Does anyone else feel like their head can’t absorb much more information at the moment, yet have a constant urge to check BBC news anyway? Like the rest of the world, we are facing new territory. People are scared. People are out of their comfort zone. I’ve never experienced anything like this is my lifetime. It’s been likened by some to wartime. But unlike any major nationwide fight in the past, this time we have technology to stay connected.
It should all be really positive. I’ve been invited to a whole host of facebook support groups. It is a beautiful thing that everybody wants to work together to help people in need. Yet, the more time I spend reading them, the more ‘down’ I feel. Aside from the minor debates breaking out from differing views, I feel swamped by hints, tips and suggestions. The latest big news is regarding schools being closed. Being a teacher, I was feeling relatively prepared and had a basic idea in my head of what my children would respond well to and what was a reasonable expectation for myself -when constantly being accompanied by a demanding baby who doesn’t like to be put down. Even so, as I worked through these lists of never ending suggestions, I began to feel totally overwhelmed. What if I missed something really important? Should I be categorising and bookmarking these ideas? Subscribing to free channels and online resources is all very well, but how should I weigh up the best option? Sometimes even the greatest of intentions can be damaging. I have therefore made the decision not to publish my remaining challenges until all this dies down a little bit and people feel less pressure to keep up.
The same is true for other social media updates. Would I be aware of the ‘Shopmageddon’ situation if I hadn’t seen the pictures of empty shelves? Probably not. Neither would I have read a range of hurtful comments aimed at people who were just trying to be supportive. It really makes us aware how different we all are and that other people’s opinions (which differ to our own) are not wrong, just from a different perspective. Everyone’s situation is different – we need to respect that. My step grandfather sums this up perfectly with his poem ‘Perspective’ so I decided to publish it here as food for thought.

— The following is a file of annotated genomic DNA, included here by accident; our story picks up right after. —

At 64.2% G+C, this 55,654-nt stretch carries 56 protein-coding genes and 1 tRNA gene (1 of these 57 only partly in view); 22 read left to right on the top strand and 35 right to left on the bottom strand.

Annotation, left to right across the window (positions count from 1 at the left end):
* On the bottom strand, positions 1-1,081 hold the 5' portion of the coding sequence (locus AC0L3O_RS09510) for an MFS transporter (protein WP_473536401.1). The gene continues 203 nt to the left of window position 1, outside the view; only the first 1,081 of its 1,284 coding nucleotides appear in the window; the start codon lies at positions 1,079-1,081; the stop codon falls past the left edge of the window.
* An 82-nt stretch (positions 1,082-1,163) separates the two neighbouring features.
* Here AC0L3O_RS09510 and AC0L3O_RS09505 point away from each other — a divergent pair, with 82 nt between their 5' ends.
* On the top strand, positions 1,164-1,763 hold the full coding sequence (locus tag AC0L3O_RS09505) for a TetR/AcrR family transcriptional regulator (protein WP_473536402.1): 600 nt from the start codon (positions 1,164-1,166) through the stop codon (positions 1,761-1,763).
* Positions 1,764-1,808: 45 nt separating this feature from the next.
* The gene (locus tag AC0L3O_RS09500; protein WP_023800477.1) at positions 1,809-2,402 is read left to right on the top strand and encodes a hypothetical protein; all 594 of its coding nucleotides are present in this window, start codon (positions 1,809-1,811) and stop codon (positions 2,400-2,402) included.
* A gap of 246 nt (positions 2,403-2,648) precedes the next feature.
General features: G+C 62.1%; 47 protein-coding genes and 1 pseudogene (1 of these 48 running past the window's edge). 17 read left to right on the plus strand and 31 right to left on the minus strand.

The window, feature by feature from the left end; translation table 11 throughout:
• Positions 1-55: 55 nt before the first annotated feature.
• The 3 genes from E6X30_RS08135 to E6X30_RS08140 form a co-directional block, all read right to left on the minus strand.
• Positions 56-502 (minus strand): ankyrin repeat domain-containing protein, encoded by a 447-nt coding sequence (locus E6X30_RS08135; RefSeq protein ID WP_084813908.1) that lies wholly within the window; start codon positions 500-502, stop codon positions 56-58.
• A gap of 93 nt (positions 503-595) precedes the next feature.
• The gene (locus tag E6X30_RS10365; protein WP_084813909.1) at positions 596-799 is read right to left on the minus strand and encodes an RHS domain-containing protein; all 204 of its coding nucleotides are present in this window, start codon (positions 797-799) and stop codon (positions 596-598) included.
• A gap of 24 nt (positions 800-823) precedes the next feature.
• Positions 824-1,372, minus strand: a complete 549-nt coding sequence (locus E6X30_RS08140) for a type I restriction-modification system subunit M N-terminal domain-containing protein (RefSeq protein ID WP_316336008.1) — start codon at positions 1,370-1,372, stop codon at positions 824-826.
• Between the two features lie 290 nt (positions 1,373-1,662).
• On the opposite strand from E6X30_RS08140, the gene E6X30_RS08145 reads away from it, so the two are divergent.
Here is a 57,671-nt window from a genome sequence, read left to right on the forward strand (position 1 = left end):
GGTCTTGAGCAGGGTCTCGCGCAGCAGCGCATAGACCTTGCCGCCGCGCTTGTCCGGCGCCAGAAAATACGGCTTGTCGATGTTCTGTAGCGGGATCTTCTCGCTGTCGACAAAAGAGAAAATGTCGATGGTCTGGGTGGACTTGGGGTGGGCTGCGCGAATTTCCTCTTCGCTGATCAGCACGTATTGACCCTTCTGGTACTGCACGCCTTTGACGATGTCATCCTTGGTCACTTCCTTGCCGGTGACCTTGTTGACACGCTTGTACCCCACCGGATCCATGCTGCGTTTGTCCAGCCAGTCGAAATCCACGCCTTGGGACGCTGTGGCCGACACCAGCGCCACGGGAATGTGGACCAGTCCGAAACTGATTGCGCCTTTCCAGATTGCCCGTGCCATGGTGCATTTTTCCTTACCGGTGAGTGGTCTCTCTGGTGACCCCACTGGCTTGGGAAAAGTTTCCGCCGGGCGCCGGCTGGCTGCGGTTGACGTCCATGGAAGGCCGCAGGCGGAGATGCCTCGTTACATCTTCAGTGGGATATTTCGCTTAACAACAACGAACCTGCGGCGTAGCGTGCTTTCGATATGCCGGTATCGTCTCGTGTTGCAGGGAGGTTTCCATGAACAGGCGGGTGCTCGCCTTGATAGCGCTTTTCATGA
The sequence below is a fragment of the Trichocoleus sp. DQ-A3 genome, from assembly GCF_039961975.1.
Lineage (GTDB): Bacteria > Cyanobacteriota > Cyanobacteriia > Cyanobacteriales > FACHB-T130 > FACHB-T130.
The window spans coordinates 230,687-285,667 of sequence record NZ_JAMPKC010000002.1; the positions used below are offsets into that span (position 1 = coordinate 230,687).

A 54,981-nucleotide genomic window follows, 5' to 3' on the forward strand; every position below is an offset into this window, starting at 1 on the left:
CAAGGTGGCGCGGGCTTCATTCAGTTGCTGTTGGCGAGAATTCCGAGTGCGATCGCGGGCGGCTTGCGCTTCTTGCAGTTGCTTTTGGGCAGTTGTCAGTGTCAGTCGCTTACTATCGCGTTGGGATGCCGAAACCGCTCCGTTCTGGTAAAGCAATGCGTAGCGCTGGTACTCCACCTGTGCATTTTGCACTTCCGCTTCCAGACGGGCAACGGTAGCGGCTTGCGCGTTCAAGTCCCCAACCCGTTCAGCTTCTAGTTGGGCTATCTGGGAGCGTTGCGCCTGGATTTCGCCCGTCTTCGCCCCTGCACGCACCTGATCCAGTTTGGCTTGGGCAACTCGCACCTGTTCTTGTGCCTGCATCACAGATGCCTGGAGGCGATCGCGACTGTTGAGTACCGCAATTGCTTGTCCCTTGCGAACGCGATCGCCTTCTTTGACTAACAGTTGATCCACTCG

The darkness is much darker when the light has just gone out,
the thought of thirst more frightening in the middle of a drought,
a sudden noise more startling in the silence of the night,
a rough sea much more threatening when land is out of sight.
But too bright lights may hurt the eyes and blindness even come,
while floods and torrents harm the land and may bring death to some,
vicious noise may numb the mind so man no more may think,
a boat that hits the shore too hard may very quickly sink.
The darkness then is softer when the stars are seen to shine,
no fears of thirst remain when rain refreshes every vine,
night noises are not noticed in the chorus of the dawn,
a seaman’s fear is ended when back to port he’s borne.
JOHN SMART (written 1999)
So just for now, I’m going to trust my instincts, not feel obliged to read every single post and attempt to return to my optimistic state.